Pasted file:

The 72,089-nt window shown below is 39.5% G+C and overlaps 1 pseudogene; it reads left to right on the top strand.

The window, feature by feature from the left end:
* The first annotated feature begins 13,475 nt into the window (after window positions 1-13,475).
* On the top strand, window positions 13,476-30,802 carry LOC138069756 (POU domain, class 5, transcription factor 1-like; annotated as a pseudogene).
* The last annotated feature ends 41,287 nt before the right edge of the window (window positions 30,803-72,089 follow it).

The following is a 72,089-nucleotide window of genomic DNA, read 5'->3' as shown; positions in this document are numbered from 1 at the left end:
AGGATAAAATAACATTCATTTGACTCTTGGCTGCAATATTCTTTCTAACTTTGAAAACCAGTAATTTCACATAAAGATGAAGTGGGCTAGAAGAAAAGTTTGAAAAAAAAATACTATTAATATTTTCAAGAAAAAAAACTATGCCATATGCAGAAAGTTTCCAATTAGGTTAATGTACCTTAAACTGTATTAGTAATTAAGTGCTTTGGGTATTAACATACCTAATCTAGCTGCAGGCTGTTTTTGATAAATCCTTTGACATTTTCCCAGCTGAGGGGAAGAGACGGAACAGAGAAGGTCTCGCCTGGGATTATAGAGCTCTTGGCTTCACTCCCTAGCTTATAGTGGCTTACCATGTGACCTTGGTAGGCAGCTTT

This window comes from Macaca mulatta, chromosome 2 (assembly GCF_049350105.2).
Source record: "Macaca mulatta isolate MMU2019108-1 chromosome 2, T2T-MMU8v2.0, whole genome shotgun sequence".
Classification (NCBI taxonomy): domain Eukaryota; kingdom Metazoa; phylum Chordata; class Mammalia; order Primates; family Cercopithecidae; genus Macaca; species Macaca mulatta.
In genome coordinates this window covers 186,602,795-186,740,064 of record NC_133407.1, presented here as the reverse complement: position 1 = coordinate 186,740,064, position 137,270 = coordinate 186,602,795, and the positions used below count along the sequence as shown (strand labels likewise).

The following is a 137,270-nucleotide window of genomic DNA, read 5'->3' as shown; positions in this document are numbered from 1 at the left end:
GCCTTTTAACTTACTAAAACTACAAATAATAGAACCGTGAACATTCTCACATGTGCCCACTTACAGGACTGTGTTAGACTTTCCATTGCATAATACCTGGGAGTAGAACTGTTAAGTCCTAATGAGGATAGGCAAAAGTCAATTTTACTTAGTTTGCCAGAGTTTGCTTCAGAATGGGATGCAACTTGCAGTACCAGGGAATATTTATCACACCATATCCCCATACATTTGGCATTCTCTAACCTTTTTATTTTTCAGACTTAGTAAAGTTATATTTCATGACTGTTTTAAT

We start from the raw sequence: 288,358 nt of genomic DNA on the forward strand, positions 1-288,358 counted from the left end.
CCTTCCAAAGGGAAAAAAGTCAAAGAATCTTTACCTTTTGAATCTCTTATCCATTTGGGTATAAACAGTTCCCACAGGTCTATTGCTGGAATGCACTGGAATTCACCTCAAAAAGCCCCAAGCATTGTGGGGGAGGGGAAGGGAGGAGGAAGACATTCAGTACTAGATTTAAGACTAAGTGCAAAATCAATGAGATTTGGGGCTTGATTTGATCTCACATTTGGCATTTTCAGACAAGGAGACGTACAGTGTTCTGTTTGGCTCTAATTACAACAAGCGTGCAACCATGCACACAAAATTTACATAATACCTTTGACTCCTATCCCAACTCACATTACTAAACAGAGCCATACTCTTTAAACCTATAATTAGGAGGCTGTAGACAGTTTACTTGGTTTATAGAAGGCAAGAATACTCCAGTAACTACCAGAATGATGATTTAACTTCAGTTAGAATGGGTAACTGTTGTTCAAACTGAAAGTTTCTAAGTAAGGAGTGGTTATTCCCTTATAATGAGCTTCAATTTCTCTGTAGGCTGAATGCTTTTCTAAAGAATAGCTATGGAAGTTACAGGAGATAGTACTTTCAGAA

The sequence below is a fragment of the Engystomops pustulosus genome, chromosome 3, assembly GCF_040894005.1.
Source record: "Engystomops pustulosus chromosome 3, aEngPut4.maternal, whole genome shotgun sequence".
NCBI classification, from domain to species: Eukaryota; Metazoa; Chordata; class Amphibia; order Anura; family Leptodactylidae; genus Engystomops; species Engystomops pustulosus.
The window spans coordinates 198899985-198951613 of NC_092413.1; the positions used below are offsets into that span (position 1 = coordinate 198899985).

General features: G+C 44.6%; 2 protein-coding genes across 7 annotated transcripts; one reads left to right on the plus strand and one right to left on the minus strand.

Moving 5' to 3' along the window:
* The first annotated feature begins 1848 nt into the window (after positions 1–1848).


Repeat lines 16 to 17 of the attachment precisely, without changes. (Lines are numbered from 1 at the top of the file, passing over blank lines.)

The sequence below is a fragment of the Engystomops pustulosus genome, chromosome 3, assembly GCF_040894005.1.
Source record: "Engystomops pustulosus chromosome 3, aEngPut4.maternal, whole genome shotgun sequence".